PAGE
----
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Enjoying and Expecting, American Shooters Ready for Olympics
    2008-08-07 23:22:22     Xinhua
Two days before the Olympics, American shooters gathered in Beijing. Talking about the sports gala, some said they would enjoy while others expected a victory.

Athens Olympic gold medalist Matt Emmons said on Thursday that comparing with the year 2004, he was "physically better and mentally the same" this time.

The marksman, who fired at a wrong target when he was just one shot away from his second Olympic gold medal, appeared light-hearted this time.

"You can't expect to win (medals)," he said. Taking javelin event as example, Emmons noted that those who could throw far enough would be the champion.

"But levels of athletes are similar in shooting, there are five or six guys who could shoot that well," the 27-year-old marksman added.

Sharing his opinion, three-time Olympian Kimberly Rhode said she would "enjoy and relax" this time.

"Whether I win or lose, my family would love me all the same," said the affable girl who had raked in two Olympic golds and one bronze in double trap.

As women's double trap event was removed from the Olympic agenda this time, she is going to compete in skeet, which she picked up just two years ago.

"It was very challenging, both physically and mentally," smiled the 29-year-old.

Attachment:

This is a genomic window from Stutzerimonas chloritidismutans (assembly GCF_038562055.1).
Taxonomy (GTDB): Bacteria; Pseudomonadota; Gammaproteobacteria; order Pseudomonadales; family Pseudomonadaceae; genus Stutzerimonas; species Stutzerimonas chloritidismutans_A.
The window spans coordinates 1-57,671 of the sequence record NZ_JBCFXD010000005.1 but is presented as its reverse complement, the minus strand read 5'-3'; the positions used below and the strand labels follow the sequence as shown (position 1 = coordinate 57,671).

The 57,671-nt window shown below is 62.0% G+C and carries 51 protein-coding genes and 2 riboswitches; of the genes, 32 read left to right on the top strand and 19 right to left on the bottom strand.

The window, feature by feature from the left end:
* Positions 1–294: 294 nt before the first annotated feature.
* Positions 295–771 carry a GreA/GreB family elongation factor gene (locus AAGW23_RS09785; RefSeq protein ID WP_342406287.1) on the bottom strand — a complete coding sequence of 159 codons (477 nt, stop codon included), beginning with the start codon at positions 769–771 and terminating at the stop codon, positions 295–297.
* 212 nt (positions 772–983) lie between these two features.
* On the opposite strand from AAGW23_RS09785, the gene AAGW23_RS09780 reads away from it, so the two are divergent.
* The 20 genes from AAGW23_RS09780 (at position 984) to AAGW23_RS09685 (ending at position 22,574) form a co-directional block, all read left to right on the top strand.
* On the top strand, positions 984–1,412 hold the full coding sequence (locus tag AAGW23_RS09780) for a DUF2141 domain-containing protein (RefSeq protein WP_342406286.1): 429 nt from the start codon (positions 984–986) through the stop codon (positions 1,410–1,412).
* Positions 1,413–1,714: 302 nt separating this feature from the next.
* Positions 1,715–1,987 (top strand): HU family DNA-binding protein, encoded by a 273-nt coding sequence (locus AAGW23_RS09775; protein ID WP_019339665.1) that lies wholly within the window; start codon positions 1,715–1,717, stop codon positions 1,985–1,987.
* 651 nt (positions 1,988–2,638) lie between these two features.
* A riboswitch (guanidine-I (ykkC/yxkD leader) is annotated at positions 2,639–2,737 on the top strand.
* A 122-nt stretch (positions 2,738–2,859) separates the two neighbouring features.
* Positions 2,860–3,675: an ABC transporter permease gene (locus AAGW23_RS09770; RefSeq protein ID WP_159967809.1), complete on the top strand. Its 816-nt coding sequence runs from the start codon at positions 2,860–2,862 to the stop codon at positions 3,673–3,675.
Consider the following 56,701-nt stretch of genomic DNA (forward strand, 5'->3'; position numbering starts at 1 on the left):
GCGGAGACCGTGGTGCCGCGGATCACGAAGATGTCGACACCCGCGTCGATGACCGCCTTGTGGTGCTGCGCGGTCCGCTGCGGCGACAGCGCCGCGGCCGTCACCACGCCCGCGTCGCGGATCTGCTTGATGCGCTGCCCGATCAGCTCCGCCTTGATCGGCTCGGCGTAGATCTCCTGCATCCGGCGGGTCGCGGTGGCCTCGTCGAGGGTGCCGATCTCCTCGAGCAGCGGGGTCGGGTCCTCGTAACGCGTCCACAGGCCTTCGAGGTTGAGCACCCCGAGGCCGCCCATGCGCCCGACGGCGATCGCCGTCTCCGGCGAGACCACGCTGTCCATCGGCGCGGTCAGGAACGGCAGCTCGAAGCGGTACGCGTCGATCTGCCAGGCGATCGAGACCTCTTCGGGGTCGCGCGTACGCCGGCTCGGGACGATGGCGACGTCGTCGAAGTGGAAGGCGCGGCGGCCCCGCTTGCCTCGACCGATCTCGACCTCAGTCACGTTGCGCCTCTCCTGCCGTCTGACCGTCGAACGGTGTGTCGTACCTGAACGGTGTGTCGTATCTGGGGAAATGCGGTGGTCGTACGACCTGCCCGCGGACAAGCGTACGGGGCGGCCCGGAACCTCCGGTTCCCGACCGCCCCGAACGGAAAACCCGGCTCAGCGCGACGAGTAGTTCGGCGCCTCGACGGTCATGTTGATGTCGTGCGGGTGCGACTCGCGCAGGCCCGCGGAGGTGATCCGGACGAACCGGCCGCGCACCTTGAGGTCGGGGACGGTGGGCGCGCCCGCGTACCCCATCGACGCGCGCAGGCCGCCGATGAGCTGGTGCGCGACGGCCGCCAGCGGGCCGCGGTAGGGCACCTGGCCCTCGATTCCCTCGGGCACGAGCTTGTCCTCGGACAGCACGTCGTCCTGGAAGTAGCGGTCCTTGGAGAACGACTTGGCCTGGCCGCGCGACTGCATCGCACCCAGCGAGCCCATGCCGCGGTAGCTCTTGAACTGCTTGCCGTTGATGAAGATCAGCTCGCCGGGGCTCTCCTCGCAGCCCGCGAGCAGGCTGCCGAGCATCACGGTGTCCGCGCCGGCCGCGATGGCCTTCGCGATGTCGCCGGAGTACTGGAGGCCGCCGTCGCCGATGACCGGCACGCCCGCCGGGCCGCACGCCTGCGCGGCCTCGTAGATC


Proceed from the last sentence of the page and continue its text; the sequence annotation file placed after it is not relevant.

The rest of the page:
Compared with the veteran shooters, some up-and-coming boys seemed more ambitious.

Vincent Hancock, 19-year-old talented shotgun shooter who set the world record in men's skeet last year, arrived at Beijing on Wednesday night and had a practice of two rounds in the Olympic shooting range at the western suburb Thursday morning.

Coached by his father, the youngest member of the U.S. shooting team said he expected to win.

"I love winning," he said, "it was a good feeling."

Thus he imposed a lot of pressure on himself. "It helps me to get determined," he said.

Lloyd Woodhouse, head coach of shotgun events in the U.S. shooting team, hoped the shooters could get a good result but not necessarily a medal.

"They worked really hard," said the 73-year-old grandpa who had been coach for 23 years and participated in six Olympics.

"If they could walk out (of the Olympic competition range) and say 'I gave it everything I had and I could give no more', I would be very proud of them."
 
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